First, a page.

National Pet Month: The Power of Pets and Comfort Animals

By JoAnn Bacon

Our family has always had pets and each is a valued member of the family. Our painted turtle, Myrtle, is over 30 years old. She was my husband, Joel’s, birthday gift when he was 15 years old and has made multiple moves over state lines with him, and eventually with both of us and our twochildren. We also have given a home to three gerbils, a dozen Koi fish, and two dogs.

But it wasn’t until after our daughter, Charlotte, died at Sandy Hook Elementary School on December 14, 2012, that we realized the full impact dogs can have on our well being.

Charlotte & LilyCharlotte was an avid dog lover. When we rescued our yellow Labrador, Lily, Charlotte was three years old. Charlotte accompanied Lily on her first veterinary visit, and quickly decided that she would be a doggy doctor when she grew up. Charlotte spent her playtime with Lily or playing with her stuffed dogs. Loving dogs was one of her defining characteristics.

In the months following her death, Joel and I searched for the perfect way to honor Charlotte. We settled on focusing on the thing she loved second to only her family, dogs. With the help of award-winning author Renata Bowers, we wrote the children’s book Good Dogs, Great Listeners: The Story of Charlotte, Lily and the Litter. The book focuses on Charlotte’s relationship with her constant companions, Lily and her litter of stuffed dogs. The details and adventures are authentically Charlotte and beautifully illustrate the strong bond between Charlotte and Lily. As we were working on publishing Charlotte’s story, another story was beginning to write itself and it involved our son, Guy. This story also included dogs.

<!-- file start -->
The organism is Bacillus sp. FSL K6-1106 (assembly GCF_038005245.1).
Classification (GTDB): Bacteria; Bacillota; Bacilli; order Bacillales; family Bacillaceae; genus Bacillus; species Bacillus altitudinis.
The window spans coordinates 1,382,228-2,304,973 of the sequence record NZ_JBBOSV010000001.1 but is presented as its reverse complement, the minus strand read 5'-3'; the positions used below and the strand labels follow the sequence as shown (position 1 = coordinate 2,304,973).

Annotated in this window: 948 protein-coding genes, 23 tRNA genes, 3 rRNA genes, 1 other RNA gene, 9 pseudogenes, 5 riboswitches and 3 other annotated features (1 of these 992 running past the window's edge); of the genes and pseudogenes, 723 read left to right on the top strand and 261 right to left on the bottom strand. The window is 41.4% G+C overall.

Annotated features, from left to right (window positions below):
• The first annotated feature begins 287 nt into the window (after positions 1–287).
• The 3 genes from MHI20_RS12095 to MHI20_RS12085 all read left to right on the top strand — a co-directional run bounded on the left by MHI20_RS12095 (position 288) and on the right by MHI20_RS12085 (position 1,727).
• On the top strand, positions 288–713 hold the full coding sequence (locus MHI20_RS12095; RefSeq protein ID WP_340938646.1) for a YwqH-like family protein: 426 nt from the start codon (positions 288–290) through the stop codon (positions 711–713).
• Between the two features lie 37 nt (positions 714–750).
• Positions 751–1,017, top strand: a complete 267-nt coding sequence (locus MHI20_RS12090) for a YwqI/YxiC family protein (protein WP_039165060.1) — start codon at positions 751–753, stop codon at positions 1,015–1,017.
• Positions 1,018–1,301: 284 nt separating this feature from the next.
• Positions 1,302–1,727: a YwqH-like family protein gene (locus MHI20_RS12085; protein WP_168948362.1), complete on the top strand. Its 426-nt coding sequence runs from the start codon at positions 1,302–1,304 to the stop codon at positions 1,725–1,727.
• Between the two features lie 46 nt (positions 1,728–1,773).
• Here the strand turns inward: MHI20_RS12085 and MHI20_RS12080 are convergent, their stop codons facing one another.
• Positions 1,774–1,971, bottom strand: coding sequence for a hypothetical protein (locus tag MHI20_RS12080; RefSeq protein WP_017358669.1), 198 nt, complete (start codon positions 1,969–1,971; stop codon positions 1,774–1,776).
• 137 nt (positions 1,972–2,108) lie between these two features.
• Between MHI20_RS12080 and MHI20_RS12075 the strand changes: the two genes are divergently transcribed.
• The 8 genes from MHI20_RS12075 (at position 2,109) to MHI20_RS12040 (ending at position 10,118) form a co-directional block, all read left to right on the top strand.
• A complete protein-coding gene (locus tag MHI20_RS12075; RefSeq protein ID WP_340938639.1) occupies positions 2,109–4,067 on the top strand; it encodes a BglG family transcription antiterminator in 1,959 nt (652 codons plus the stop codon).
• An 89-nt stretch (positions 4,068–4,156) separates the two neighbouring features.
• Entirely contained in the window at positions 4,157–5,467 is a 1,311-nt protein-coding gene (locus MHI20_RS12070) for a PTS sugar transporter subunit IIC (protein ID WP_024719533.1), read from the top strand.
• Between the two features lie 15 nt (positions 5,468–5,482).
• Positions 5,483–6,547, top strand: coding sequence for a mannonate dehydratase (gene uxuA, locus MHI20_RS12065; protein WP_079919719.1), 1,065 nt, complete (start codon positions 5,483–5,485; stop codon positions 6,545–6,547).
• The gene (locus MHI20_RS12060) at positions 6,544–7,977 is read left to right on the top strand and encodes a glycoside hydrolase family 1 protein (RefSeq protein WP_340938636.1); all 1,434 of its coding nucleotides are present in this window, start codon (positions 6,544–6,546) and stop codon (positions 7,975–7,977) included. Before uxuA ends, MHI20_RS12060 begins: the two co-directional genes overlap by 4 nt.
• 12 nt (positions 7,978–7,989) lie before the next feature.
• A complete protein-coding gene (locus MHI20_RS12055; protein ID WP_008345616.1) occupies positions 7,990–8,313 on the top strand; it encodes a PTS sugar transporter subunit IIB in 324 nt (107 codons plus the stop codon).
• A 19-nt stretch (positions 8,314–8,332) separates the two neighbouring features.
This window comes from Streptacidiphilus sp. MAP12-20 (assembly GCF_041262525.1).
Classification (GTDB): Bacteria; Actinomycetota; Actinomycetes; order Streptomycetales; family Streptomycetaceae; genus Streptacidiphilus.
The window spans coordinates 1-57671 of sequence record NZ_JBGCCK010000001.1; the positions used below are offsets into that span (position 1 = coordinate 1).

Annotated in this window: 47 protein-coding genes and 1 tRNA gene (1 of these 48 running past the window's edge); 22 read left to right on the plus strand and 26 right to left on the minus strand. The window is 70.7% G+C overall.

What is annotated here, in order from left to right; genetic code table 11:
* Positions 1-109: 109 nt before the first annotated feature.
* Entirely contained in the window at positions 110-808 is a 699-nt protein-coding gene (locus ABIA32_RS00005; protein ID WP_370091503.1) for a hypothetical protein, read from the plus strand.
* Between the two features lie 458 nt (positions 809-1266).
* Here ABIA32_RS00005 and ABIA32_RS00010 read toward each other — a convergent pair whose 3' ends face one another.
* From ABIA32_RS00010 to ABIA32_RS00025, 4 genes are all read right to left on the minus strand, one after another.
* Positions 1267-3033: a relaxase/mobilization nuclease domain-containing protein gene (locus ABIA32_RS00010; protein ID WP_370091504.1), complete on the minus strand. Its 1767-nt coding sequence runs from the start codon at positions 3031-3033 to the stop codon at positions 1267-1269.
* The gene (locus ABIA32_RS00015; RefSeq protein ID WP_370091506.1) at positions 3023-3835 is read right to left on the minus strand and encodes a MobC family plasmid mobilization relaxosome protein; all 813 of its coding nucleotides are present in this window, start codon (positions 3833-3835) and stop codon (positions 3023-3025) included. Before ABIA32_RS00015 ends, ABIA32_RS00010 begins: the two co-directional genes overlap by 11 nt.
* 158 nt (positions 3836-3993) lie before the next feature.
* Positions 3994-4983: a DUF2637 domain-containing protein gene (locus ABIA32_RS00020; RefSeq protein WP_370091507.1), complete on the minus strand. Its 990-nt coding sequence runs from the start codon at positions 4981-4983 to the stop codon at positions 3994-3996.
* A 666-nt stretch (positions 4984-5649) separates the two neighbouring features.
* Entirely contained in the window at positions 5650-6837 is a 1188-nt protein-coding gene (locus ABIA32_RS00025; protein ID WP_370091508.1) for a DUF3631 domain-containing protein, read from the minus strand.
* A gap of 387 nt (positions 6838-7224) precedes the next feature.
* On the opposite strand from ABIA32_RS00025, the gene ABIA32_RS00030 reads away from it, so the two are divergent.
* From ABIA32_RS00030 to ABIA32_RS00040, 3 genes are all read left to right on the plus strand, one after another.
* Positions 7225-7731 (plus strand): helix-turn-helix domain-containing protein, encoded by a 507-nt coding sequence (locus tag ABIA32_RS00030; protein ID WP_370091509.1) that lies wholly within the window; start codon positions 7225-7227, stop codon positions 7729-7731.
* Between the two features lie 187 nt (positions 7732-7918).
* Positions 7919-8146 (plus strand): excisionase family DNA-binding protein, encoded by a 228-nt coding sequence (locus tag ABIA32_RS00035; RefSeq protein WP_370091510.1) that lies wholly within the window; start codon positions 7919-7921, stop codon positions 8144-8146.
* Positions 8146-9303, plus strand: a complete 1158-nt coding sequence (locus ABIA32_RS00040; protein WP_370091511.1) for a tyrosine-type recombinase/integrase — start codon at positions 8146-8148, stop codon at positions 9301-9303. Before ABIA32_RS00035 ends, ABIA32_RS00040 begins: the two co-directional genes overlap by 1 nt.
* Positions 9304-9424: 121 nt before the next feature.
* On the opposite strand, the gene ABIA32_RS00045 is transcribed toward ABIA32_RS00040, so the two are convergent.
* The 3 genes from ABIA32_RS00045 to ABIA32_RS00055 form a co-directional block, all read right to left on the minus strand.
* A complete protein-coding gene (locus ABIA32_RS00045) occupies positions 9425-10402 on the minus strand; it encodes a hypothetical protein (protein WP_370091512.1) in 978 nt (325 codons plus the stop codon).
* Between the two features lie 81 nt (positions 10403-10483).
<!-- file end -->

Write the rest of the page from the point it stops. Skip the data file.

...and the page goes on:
Guy attended the Reed Intermediate School in Newtown, and in the winter and spring of 2013 the school administration brought in dozens of therapy dogs to comfort Newtown students. Initially, Guy was anxious about returning to school, but the therapy dogs were highly effective in helping Guy acclimate. They provided a sense of calm, eased anxiety, and provided a perceived layer of security that had been stripped away on December 14th. During many school days, Guy interviewed the therapy dogs and took notes that he kept in a notebook. Months later, he decided he wanted to write a book just as Joel and I were working on Good Dogs, Great Listeners. Guy thought everyone should learn about the therapy dogs that visited his school. He wanted his book to be a tribute to the dogs and to highlight their different personalities. Guy worked on this project for two and half years, and in September 2015, The Dogs of Newtown was released. For Guy, it was his way of saying “thank you.”

After watching the powerful impact these dogs had on Guy and to honor Charlotte’s biggest passion, Joel and I decided to advocate for the use of therapy dogs in all schools. We founded the Charlotte’s Litter program to bring awareness to benefits of therapy dogs in schools with the hopes that more schools and districts will adopt a therapy dog program of their own. We have seen steady interest from schools that would like to introduce therapy dogs, and our next concern is advocating for and supporting the training of more therapy dogs teams to meet the demand.

Our family has suffered a tremendous loss and we continue to grieve each day. We were fully aware of the joy and comfort a family dog brings to a home, but had never considered the impact that working therapy dogs would have on our family. Most of these therapy dogs are just regular pets who like to sleep, cuddle, play catch, and perform tricks for treats in their leisure time, but when it is time to work they commit to giving fully to the human they are helping. It is a demanding job, but these dogs demand nothing in return. That is dedication to the highest degree.

To learn more about Charlotte, therapy dogs, and our books, visit our websites:

www.gooddogsgreatlisteners.com and http://charlotteslitter.org